The group of ethicists working at Oxford – Brian D. Earp, Anders Sandberg and Julian Savulescu – has attracted considerable media attention for its work on “love drugs”, which is to say drugs that can either bond us more closely to our partners, or make us fall out of love with someone we wish we were not in love with. (In this post, I’m going to focus on the former sort.) Their published papers on the subject can be accessed here.
The science is probably not far off. We already have various drugs that will do this in a fairly roughshod way. MDMA makes people, um, extremely affectionate, and there is evidence to suggest that it may help people deal with emotional issues when it is used in a therapeutic context. We would need more trials, and a better long-term safety profile, before we could endorse its use, but its known effects are at least enough to suggest the basic physiological principle, that drugs can promote emotional bonding, is not outlandish. And a fascinating experiment with prairie voles suggests that they can be turned monogamous or non-monogamous merely through the manipulation of oxytocin and vasopressin levels in their brains.
So assuming such drugs can be developed, and we believe them to be as safe as any other prescription drug – are they a good idea?
I think they are. The fact is, people are unhappy and confused in their relationships. Divorce rates are high, infidelity is common, and while almost everyone who is single says they are looking for a long-term relationship, people in those relationships report levels of satisfaction that are in fact quite low. There are lots of reasons for this. Many people just make bad decisions about whom to pair up with, or have standards that are unreasonably high. But there is a case to be made (which Professors Earp and his co-authors make quite eloquently) that we are simply not programmed by biology to be happy in lifetime monogamous relationships. The different stages of our evolution have left us with different love systems in our brain – one that makes us lust after people, one that makes us fall head over heals for them, and one that binds us to them in a lasting way. Sometimes, these systems work together. Very often they don’t.
It is very easy for people who are not having relationship problems to talk about authenticity and the benefits of suffering. Once upon a time people used to talk about the benefits of physical suffering. Now we find this cruel. We have a general commitment as a society to helping people alleviate suffering when we can. The principle should apply in the emotional realm as well. It would be perverse to deny people a potential tool to help them deal with pain simply because we think they should suffer for the sake of authenticity.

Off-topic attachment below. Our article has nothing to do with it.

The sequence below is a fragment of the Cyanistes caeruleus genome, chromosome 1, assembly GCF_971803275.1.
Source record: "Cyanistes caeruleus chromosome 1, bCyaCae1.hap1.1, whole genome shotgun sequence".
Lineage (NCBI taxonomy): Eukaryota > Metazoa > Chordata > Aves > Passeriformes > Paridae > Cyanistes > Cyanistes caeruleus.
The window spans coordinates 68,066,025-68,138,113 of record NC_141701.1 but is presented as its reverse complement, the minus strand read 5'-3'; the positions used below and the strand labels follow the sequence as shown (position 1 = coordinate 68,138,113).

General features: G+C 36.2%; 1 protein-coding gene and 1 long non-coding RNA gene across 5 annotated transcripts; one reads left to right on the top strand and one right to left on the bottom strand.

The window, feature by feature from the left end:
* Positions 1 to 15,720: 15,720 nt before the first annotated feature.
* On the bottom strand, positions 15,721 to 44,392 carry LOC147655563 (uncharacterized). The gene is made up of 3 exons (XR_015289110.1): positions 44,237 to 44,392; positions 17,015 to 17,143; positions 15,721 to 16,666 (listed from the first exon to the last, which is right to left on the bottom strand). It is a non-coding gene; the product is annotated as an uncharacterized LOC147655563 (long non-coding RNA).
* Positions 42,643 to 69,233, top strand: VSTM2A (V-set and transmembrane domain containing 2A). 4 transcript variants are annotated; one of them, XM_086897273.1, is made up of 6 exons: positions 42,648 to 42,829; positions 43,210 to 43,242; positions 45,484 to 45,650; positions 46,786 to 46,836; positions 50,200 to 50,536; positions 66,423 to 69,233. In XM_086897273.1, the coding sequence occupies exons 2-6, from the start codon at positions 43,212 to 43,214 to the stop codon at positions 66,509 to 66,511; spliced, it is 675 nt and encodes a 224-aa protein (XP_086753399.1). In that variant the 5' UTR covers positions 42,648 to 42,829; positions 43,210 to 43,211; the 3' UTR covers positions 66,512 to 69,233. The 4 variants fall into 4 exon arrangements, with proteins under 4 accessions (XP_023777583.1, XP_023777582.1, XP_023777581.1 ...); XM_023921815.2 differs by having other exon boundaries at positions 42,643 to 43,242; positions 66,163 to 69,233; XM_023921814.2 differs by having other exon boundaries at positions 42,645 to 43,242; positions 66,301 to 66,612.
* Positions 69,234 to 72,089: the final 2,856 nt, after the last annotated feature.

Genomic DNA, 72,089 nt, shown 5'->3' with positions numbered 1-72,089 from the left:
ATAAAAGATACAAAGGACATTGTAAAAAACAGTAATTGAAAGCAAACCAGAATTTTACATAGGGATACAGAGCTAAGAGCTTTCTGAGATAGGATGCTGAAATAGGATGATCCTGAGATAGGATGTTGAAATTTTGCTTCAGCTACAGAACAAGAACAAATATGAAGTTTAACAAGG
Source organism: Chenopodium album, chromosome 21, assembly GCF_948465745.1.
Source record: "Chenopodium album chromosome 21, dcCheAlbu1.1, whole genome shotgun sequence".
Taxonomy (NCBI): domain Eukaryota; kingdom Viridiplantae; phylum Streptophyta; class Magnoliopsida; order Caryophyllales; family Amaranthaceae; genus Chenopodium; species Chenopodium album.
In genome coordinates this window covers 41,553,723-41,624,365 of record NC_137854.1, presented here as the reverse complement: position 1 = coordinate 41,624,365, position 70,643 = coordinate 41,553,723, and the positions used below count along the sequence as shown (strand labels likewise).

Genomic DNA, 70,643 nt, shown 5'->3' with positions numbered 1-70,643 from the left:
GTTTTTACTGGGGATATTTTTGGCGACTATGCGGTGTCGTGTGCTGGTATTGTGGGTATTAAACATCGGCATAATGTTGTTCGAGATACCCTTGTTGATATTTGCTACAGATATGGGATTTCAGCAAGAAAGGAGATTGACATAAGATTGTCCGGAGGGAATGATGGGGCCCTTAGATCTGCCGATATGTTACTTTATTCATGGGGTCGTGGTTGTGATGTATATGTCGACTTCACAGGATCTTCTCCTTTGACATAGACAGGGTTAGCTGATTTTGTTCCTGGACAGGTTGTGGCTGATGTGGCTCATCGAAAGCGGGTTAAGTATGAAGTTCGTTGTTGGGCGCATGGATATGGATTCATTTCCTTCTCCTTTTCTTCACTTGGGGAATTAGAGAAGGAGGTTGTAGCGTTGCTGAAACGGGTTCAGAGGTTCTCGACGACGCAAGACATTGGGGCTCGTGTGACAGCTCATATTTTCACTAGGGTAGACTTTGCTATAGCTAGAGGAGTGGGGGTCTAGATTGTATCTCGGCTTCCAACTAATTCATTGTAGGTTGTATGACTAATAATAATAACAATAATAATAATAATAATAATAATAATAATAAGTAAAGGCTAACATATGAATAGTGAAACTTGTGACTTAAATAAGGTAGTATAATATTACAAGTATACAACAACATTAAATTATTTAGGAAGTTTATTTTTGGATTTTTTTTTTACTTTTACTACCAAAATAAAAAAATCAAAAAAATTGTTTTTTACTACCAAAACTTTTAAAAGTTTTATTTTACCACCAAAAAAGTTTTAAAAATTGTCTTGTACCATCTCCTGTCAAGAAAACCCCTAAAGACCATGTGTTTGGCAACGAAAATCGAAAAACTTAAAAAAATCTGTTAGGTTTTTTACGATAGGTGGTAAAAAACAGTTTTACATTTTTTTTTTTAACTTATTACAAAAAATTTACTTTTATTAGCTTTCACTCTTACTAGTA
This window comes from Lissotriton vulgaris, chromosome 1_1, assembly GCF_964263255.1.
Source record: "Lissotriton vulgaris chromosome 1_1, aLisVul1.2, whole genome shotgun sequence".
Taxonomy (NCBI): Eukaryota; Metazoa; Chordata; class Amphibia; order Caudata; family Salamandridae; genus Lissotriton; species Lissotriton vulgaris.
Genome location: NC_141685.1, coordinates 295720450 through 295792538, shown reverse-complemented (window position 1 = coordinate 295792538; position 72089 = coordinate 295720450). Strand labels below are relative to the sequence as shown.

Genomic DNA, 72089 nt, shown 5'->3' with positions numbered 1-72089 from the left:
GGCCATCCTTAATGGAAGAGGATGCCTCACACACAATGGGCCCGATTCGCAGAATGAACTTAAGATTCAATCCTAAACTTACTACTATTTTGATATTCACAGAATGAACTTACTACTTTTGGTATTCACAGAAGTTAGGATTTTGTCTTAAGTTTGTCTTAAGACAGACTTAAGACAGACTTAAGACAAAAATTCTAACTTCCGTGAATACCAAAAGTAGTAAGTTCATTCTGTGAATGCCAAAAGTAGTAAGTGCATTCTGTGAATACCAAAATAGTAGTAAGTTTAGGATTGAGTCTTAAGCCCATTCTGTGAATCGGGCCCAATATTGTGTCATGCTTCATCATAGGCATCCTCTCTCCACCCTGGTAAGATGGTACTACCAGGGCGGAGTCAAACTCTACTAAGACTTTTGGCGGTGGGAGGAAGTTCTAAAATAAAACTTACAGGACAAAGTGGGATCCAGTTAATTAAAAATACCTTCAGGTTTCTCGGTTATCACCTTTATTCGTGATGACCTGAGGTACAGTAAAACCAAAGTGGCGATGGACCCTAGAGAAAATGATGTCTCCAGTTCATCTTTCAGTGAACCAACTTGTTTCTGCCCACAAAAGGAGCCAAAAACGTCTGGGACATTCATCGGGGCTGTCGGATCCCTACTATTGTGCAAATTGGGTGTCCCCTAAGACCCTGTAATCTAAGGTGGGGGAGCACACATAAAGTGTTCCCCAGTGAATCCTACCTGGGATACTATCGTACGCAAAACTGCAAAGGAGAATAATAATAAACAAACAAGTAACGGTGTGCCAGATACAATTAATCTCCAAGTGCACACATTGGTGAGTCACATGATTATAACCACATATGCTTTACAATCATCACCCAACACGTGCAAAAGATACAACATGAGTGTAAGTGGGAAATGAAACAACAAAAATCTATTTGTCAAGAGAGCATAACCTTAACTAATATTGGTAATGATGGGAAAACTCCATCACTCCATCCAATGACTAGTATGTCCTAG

One of the first objections always raised to love drugs is that they risk creating a “Brave New World” of medicated zombies programmed for superficial happiness rather than actual experience. But the use of love drugs would be intended for cases where people actually wanted to have a happy, stable relationship, but found themselves unable to do so. True freedom is arguably the power to choose your own ends plus the ability to achieve those ends. If someone sets as her end a stable, monogamous relationship, and the drugs help her achieve that, they would be a tool to promote freedom rather than a threat to it.
As I have said, there is little good data on the use of MDMA in a therapeutic setting. But the data that exists suggest that long-term use might not be necessary. Periodic administration within a controlled therapeutic setting might well produce the kinds of break-throughs that relationship counsellors struggle for years to achieve.
There is arguably an alternative solution to love drugs, one that would make them unnecessary, but which never gets seriously talked about. If the problem is indeed rooted in conflicts between our desire system and our attachment system, we could conceivably deal with these conflicts in a different way, merely by loosening our strictures on sexual fidelity within monogamous relationships. In many cases it is not spending your life with someone that causes the problem, it is the sexual exclusivity that this is supposed to entail. Medication may be a way of avoiding a deeper conversation about modern values, and about whether they make sense in today’s world — one where we can protect ourselves against STDs and unwanted pregnancy, where technology widens the temptations we face, and where increasing lifespans make lifetime sexual fidelity even more daunting. Maybe one day we’ll be prepared to have that conversation, and we can put the drugs away.
Image: Evelyn de Morgan, “The Love Potion” (1903)